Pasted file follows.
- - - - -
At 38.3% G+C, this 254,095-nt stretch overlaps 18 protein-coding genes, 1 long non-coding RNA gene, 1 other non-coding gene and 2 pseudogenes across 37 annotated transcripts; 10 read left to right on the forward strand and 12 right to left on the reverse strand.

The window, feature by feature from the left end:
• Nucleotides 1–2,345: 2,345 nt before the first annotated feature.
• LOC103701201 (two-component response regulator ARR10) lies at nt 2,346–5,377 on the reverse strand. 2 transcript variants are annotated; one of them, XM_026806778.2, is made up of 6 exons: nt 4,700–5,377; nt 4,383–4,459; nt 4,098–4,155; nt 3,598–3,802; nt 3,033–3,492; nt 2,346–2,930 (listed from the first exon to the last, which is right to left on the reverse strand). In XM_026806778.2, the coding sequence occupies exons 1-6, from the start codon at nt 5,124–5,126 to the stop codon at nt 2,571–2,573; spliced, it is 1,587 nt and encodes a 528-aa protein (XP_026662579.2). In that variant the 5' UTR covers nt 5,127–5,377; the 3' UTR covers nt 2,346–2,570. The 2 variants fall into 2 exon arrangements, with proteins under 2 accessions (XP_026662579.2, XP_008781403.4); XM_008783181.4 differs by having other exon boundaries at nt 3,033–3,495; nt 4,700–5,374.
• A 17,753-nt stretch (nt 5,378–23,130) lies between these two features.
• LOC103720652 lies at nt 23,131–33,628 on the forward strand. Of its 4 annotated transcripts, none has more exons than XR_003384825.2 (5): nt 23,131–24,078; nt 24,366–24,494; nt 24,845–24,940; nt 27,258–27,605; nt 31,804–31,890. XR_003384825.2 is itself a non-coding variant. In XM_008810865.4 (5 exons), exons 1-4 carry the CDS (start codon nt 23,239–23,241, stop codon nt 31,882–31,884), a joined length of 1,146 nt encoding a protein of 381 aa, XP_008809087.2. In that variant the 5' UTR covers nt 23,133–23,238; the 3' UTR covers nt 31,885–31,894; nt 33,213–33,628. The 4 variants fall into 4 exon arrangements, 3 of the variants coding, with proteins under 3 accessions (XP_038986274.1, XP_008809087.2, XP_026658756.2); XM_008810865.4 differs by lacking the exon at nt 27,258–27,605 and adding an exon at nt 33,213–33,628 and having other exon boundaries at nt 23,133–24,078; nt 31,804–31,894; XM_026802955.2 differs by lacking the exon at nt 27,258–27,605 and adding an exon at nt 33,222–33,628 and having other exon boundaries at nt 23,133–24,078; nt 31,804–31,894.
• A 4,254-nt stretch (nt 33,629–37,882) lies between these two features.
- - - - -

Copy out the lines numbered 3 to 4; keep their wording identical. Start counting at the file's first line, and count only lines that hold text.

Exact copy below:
• Nucleotides 1–2,345: 2,345 nt before the first annotated feature.
• LOC103701201 (two-component response regulator ARR10) lies at nt 2,346–5,377 on the reverse strand. 2 transcript variants are annotated; one of them, XM_026806778.2, is made up of 6 exons: nt 4,700–5,377; nt 4,383–4,459; nt 4,098–4,155; nt 3,598–3,802; nt 3,033–3,492; nt 2,346–2,930 (listed from the first exon to the last, which is right to left on the reverse strand). In XM_026806778.2, the coding sequence occupies exons 1-6, from the start codon at nt 5,124–5,126 to the stop codon at nt 2,571–2,573; spliced, it is 1,587 nt and encodes a 528-aa protein (XP_026662579.2). In that variant the 5' UTR covers nt 5,127–5,377; the 3' UTR covers nt 2,346–2,570. The 2 variants fall into 2 exon arrangements, with proteins under 2 accessions (XP_026662579.2, XP_008781403.4); XM_008783181.4 differs by having other exon boundaries at nt 3,033–3,495; nt 4,700–5,374.